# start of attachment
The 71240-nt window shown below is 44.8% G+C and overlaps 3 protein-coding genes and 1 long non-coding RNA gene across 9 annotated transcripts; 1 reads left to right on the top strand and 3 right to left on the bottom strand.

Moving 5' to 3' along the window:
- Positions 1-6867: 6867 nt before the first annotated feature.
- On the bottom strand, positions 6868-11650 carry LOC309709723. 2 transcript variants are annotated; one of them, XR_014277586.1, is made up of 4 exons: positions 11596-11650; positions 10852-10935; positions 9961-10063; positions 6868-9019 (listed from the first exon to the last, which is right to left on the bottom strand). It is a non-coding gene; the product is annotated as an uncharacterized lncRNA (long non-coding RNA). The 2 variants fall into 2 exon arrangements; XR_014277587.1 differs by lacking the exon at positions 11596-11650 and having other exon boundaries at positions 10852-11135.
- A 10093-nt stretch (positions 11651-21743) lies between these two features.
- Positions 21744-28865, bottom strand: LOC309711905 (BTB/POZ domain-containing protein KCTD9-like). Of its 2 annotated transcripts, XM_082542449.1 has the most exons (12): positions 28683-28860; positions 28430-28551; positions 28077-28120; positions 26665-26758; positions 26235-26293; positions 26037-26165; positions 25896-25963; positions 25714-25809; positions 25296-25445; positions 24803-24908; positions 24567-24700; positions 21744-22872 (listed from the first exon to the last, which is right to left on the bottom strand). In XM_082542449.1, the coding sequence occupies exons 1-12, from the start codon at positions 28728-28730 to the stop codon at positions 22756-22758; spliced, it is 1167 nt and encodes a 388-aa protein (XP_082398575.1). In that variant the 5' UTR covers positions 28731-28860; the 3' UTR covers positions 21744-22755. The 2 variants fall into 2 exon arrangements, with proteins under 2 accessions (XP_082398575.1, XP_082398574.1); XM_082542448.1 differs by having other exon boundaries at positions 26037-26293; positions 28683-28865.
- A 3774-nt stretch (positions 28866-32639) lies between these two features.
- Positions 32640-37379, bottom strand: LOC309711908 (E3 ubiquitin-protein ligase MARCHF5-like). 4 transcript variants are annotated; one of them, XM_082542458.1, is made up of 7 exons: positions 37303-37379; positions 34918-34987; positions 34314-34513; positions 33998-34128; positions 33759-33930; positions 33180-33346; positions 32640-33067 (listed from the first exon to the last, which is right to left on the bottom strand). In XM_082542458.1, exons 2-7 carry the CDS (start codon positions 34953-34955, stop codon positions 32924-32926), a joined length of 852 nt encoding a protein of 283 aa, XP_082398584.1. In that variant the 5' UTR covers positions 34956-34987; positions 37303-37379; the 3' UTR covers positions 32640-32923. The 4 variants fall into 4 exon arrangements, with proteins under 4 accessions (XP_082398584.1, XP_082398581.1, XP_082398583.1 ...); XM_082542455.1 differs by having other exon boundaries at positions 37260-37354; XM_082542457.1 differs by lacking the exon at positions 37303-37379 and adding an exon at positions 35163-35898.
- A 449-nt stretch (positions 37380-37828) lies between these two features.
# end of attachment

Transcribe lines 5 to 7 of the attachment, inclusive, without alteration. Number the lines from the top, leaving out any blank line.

- A 10093-nt stretch (positions 11651-21743) lies between these two features.
- Positions 21744-28865, bottom strand: LOC309711905 (BTB/POZ domain-containing protein KCTD9-like). Of its 2 annotated transcripts, XM_082542449.1 has the most exons (12): positions 28683-28860; positions 28430-28551; positions 28077-28120; positions 26665-26758; positions 26235-26293; positions 26037-26165; positions 25896-25963; positions 25714-25809; positions 25296-25445; positions 24803-24908; positions 24567-24700; positions 21744-22872 (listed from the first exon to the last, which is right to left on the bottom strand). In XM_082542449.1, the coding sequence occupies exons 1-12, from the start codon at positions 28728-28730 to the stop codon at positions 22756-22758; spliced, it is 1167 nt and encodes a 388-aa protein (XP_082398575.1). In that variant the 5' UTR covers positions 28731-28860; the 3' UTR covers positions 21744-22755. The 2 variants fall into 2 exon arrangements, with proteins under 2 accessions (XP_082398575.1, XP_082398574.1); XM_082542448.1 differs by having other exon boundaries at positions 26037-26293; positions 28683-28865.
- A 3774-nt stretch (positions 28866-32639) lies between these two features.